At 10:45 in the morning, on Saturday the 8th of September 2022, Monique Agius a journalist working for Newsbook reported that the Flamingo shot the previous Saturday died on that same day. Sadly, a regular occurrence in Malta. I am always aggrieved by men shooting flamingos, or other large birds like Swans, (as reported in October 2014), for pleasure. Of course, for all birds really, and yet when I read that a flamingo or a swan was shot down, I always do ask myself, who or what is he really shooting at? Is this act linked to our deeply ingrained cultural misogyny, or rather, a more pronounced hatred towards that which speaks the language of the feminine?
I ask myself why it may be so addictive, and why (mostly) men enjoy such killings, on an island where migratory birds stop to rest. Geographically speaking, we are on their route when flying to mainland Europe or to the Continent of Africa, depending on the season. We do not offer much of a friendly reception to migratory birds, knowing that they need to stop here from their journey; to rest, to eat, to drink, and to fly on. Many don’t make it, as they are either trapped or shot down, because of their beauty, be it colour, song or flight itself. Moreover, the landscape has changed, “blasted”3 really, as habitat loss makes it even harder for them, and us. I always felt that the hunting culture in Malta reveals something deeper about our relationship dynamics as a society. I say this, not as someone onlooking from the outside, but as someone who comes from a family of hunters and who always protested to that. Birds are part of my intimate life, a family matter.
What is it about the beauty of the flamingo, in all its pink feathery glory and coming from elsewhere, that men cannot stand? Is it because as Maltese, we are only able to construct an identity through the history narratives we were taught at school? That though a kind people, we had to learn to destroy the enemy, it-Tork, as the years marched on? And the list of enemies is indeed a long one and keeps getting longer. Of course, it is not only the birds who migrate to Malta, and the parallel is an obvious one.
Those seeking refuge in Malta end up in detention centers, with the present administration allowing for some of them to drown, it seems through unresponsiveness. Is there a sadistic pleasure in all of that, like that experienced when flamingos are shot down, pink feathers stained with red blood? Is it akin to Madrid’s bullfighting culture, confronting the rest of us with that collective shadow we often fail to confront, what psychoanalysis calls Mortido, or the seriousness and the inevitability of death? Is there such a thing as reading too much into the shooting of a bird?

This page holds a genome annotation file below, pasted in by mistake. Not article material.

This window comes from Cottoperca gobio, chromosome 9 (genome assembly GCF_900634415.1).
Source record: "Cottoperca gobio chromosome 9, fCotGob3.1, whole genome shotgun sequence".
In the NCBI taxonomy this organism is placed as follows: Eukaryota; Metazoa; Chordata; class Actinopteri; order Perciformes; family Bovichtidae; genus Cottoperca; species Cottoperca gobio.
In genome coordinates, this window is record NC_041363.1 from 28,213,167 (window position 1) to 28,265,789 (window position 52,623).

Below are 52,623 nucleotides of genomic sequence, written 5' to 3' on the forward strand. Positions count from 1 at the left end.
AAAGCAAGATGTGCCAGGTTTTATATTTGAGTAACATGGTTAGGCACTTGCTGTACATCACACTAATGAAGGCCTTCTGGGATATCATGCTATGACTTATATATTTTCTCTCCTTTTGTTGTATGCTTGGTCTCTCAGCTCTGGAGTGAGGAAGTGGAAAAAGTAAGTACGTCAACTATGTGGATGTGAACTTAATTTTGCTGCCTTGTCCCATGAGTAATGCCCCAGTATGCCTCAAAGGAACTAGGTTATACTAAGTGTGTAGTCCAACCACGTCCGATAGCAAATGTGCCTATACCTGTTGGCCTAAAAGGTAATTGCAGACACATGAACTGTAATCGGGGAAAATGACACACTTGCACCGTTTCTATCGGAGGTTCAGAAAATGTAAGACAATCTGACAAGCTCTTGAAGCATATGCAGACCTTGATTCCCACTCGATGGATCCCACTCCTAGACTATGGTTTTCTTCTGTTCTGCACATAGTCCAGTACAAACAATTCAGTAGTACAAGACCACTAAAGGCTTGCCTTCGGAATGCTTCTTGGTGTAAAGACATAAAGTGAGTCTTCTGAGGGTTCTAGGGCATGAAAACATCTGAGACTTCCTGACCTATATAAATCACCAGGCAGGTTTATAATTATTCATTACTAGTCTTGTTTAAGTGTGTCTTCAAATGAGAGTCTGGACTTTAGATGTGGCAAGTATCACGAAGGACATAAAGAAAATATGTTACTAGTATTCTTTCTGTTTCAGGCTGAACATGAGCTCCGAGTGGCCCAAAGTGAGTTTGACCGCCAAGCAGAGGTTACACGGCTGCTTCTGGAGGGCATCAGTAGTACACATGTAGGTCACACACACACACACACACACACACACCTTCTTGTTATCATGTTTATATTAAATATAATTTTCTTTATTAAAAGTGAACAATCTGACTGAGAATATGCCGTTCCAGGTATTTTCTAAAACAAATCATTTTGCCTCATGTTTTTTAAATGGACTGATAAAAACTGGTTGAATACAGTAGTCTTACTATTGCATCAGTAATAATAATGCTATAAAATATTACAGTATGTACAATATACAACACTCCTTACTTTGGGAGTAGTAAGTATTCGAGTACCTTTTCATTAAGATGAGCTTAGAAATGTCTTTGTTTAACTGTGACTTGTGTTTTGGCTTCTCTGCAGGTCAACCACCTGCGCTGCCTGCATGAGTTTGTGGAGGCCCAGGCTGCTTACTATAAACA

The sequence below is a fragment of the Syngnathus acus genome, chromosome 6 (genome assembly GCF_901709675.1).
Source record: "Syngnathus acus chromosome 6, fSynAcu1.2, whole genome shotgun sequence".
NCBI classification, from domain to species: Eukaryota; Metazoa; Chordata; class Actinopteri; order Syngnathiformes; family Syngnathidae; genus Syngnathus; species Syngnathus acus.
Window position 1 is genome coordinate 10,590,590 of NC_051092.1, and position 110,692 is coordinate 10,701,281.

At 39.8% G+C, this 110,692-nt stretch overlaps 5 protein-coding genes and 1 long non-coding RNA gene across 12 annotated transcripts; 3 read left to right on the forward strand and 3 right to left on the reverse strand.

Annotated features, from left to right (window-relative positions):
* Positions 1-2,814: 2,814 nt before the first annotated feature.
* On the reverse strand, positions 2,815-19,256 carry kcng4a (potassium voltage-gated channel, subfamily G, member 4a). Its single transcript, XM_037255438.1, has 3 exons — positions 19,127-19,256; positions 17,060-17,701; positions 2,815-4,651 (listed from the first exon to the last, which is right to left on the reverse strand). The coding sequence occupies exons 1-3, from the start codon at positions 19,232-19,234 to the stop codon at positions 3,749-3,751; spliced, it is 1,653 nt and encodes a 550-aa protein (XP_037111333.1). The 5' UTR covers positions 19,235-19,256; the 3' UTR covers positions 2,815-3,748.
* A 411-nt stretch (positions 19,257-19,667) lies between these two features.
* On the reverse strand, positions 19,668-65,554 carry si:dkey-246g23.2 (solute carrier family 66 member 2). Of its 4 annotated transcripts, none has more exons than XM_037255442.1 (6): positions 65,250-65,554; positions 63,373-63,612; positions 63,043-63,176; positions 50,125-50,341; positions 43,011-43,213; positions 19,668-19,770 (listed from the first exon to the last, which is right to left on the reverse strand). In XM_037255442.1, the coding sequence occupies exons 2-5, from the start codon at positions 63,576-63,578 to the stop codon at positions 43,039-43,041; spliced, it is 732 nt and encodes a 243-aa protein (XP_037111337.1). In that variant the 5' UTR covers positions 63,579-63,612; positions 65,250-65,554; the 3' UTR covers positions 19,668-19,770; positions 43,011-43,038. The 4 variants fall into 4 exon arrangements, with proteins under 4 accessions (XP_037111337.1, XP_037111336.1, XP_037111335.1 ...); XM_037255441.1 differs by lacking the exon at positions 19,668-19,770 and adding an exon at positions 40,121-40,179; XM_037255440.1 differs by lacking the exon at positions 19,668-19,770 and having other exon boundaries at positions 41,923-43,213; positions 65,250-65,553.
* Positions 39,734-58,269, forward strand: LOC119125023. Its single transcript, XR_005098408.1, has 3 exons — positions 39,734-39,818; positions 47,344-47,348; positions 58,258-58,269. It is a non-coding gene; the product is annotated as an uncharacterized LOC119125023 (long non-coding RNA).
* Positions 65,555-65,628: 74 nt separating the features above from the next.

What is the real Maltese identity as opposed to the hyperbolic version we are told in history classes at secondary school? I turn to our own landscape and the birds for an answer; I turn to the cries, the shrills and the squeaks of the Scopoli’s shearwater, iċ-Ċief, that give me a sense of place, though tinged with ecological grief. There is something primordial about their call, perhaps something of the ancient Mediterranean, already marked by violent conflicts including gender wars. For those who go out to watch them during the summer months they know that their flight is breath-taking, especially when they come close, terrifyingly, and exhilaratingly close. It is as if they touch you without touching you. It is the closest thing to the feeling of being loved by the Creator. Does beauty-overwhelm lead some men to pull the trigger? I don’t know what it is, but I know feathers speak of beauty, and the feminine. Having said that, the bull’s masculinity triggered into aggressiveness leads to the same end, “the last serious thing” Lorca writes, perhaps, René Girard would reply, “scapegoat” really.
Like Pope Francis, I am also inspired by the ancient pagan Maltese once described as kind. Perhaps they knew something about the Shearwaters’ cry, and how to listen to their language.
In Christianity we learn that a central expression of faith is remembrance. As Pope Francis told us in his visit to Malta this year, we need to remember how to be kind, also to our land.